NEW YORK — Trump Tower in Manhattan, home to President-elect Donald Trump and a fixture of American politics for the last 18 months, has become a de facto “fortress” as security measures go into place for the incoming president.
As Trump’s top aides and leaders of the transition team headed to the new executive’s New York headquarters Friday, they were met by jersey barriers and concrete blocks set up by police. And a large police presence was established on the block surrounding Trump Tower, limiting public access.
Securing Trump Tower, in the heart of Manhattan, has become a challenge for New York police and the Secret Service.
The entrance to Trump Tower — which sits near heavily trafficked luxury shops, including Tiffany & Co. and Gucci — has become a special challenge.
New York City zoning rules require that the space in front of Trump Tower remain open to the public, and Secret Service officials say they have told city officials they are trying to be mindful of any impact on business.
Secret Service officials have raised the possibility of shutting down some lanes on Fifth Avenue — or even shutting down the major thoroughfare entirely — in talks with city law enforcement.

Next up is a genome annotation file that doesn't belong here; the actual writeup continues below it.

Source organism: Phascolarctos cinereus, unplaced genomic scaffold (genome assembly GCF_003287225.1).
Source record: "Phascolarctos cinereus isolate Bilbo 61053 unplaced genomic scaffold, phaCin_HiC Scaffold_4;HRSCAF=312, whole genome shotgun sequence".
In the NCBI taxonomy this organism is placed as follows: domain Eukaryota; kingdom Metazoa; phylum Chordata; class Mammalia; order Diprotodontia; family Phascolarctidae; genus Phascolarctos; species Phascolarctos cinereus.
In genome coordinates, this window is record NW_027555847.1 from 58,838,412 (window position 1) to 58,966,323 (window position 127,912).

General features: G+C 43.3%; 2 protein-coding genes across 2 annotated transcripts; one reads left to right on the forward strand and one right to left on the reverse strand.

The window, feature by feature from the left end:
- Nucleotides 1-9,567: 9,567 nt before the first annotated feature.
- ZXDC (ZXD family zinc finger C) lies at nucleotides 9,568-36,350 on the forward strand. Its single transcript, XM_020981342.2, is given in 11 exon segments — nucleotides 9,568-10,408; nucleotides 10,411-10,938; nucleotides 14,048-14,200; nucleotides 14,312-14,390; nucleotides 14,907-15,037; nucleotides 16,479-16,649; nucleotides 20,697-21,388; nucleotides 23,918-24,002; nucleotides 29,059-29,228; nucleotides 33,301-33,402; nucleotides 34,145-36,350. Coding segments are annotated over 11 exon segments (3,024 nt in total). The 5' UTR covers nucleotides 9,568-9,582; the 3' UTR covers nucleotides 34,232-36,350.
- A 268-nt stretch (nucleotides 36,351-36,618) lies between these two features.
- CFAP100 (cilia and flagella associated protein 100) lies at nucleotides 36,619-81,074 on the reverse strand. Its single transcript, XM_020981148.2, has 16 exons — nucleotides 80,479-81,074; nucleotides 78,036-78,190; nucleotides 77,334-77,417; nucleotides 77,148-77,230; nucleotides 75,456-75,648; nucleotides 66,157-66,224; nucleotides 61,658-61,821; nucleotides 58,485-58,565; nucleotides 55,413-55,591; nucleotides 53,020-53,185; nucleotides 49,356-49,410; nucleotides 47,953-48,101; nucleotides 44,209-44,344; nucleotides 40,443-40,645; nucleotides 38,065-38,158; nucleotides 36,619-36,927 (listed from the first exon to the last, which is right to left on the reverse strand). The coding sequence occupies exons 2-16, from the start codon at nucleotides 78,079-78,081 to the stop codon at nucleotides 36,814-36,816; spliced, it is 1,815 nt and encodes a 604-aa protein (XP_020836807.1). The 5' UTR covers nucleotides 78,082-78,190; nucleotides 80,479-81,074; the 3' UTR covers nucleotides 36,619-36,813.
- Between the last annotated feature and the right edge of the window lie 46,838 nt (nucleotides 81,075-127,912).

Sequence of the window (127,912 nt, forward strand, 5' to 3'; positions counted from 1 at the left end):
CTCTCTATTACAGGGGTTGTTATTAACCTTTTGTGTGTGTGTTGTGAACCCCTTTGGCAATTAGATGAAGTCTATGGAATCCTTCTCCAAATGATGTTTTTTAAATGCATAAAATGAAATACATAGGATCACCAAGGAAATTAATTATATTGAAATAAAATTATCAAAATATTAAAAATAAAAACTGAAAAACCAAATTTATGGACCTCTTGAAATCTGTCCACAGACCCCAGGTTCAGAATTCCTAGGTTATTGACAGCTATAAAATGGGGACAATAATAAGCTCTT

Flight restrictions were put in place the moment Trump was declared the winner. Those restrictions apply to personal and general aircraft but not commercial flights.
The press pool covering Trump was originally forced to wait across the street from the tower, though after clarifying with the New York Police Department, the media was allowed into the building’s atrium Friday.
The moves are routine for the next President of the United States, but they have coincided with heavy protests outside Trump’s New York headquarters and other, massive protests, in cities across the country.
The fortifying of the President-elect’s home is nothing new — eight years ago, President Barack Obama’s daily routine in Chicago was turned on its head after he was elected, with Secret Service even stepping in when he attempted to get a haircut at his favorite barbershop.
Former President Bill Clinton’s personal habits, which became a headache for the Secret Service, were famously parodied by Phil Hartman on Saturday Night Live two decades ago.